May 17, 2022, 11:08:04 AM
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Topic: Bernoullis Principle on Density and Water Displacement.  (Read 325 times)

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Offline shawwnns

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Bernoullis Principle on Density and Water Displacement.
« on: September 22, 2021, 10:30:34 PM »
Alright, this one is a bit of a doozy.

We had a lab where we had a graduated cylinder filled with water and some object. We then put the object in the water to find the volume and we weighed the objects to get the mass in order to find density.

For the lab abstract, my teacher is hellbent on using Bernoulli's principle to find density. The best thing we have right now dropping the object into the test tube causes pressure to the water inside the test tube that needs to be dealt with. Through this, the water creates velocity by which causes displacement and the water levels go up.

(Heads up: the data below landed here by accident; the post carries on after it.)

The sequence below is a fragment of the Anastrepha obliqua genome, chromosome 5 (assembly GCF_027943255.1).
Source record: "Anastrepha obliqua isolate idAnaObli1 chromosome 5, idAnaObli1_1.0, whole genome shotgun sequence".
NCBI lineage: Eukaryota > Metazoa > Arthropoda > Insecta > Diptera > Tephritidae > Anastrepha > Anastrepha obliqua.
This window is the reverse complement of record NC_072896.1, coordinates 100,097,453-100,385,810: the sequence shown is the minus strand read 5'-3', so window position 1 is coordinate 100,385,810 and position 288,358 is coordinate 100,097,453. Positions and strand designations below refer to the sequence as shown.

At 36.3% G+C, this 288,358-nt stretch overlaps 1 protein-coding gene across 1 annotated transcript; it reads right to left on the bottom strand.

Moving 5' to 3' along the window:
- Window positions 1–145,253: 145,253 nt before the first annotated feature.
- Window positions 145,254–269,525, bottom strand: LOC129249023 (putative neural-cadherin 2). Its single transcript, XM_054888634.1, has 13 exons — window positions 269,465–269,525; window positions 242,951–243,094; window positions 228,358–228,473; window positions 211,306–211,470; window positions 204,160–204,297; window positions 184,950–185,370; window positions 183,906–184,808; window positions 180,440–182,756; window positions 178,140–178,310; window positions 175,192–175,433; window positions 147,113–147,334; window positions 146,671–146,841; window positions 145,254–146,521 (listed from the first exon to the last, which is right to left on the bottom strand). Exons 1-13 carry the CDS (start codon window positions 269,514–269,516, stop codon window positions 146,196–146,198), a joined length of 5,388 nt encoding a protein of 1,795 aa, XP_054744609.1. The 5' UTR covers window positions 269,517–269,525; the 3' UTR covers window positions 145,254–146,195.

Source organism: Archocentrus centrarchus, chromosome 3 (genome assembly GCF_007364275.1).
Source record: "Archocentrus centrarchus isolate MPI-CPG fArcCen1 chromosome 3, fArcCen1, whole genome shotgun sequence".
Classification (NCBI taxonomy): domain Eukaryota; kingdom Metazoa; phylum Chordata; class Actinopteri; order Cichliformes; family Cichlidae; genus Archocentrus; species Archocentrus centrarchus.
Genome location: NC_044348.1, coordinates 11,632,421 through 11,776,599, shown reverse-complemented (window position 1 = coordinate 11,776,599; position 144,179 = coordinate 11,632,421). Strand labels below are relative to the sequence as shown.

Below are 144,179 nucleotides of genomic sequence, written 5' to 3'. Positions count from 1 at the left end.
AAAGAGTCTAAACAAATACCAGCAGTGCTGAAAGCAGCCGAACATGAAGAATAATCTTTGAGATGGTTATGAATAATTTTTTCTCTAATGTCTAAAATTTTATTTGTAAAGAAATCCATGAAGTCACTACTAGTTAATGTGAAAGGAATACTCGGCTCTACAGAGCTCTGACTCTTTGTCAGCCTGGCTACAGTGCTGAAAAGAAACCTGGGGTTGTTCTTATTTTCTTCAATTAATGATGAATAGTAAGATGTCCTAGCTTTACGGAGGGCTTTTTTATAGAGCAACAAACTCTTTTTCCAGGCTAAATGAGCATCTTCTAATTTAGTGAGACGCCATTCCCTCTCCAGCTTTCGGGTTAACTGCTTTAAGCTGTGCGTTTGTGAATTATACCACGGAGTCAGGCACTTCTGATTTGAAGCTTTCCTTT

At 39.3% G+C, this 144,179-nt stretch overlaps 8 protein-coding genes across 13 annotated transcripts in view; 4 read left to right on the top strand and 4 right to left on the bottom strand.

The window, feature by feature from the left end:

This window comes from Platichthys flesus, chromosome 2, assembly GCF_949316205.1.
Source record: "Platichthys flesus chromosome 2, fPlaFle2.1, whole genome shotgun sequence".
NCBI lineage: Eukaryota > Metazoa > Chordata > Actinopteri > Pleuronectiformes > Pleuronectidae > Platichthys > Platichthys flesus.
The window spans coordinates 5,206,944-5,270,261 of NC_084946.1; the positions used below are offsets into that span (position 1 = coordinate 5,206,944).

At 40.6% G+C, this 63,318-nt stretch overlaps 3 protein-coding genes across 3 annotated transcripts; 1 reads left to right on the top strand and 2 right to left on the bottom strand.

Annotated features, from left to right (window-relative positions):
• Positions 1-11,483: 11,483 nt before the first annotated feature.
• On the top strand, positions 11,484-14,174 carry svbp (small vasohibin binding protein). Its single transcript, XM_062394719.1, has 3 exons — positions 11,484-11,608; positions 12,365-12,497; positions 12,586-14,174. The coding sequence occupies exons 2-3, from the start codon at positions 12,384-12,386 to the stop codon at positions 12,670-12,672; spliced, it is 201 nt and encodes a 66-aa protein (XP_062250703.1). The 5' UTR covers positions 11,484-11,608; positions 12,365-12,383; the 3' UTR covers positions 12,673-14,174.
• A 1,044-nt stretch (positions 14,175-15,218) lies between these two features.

I know Archimedes is the better principle. Yes, my teacher knows about Archimedes. He does not care about it and doesn't solve the question. 

Offline JWhite001

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Re: Bernoullis Principle on Density and Water Displacement.
« Reply #1 on: November 09, 2021, 12:23:45 PM »
Let's say you have a tank of water open to the air and poke a hole at the bottom of the tank, where the water is flowing out of the hole at some velocity, which we will call V2. According to Bernoulli's principle equation, P + 1/2*rho*v1^2 + rho*g*h1 = P + 1/2*rho*v2^2 + rho*g*h2, we are referring to two points involving the tank: at the top of the tank water level, where h1= some number (since h is relative to the datum set at the hole) and the point at the hole, where h1 = 0. We also assume that velocity is insignificant at the top, so v1 = 0. We then set up an equation that looks like this and then just solves for the velocity at the point of the hole, or v2.

My question is, what is v1, or the velocity at the top of the tank? Is it referring to the change in position of water molecules, as the water level drops (velocity = displacement/time)? Is it referring to the velocity of the individual water molecules at the top of the tank water level? I just need someone to explain what makes v1 approximately 0.

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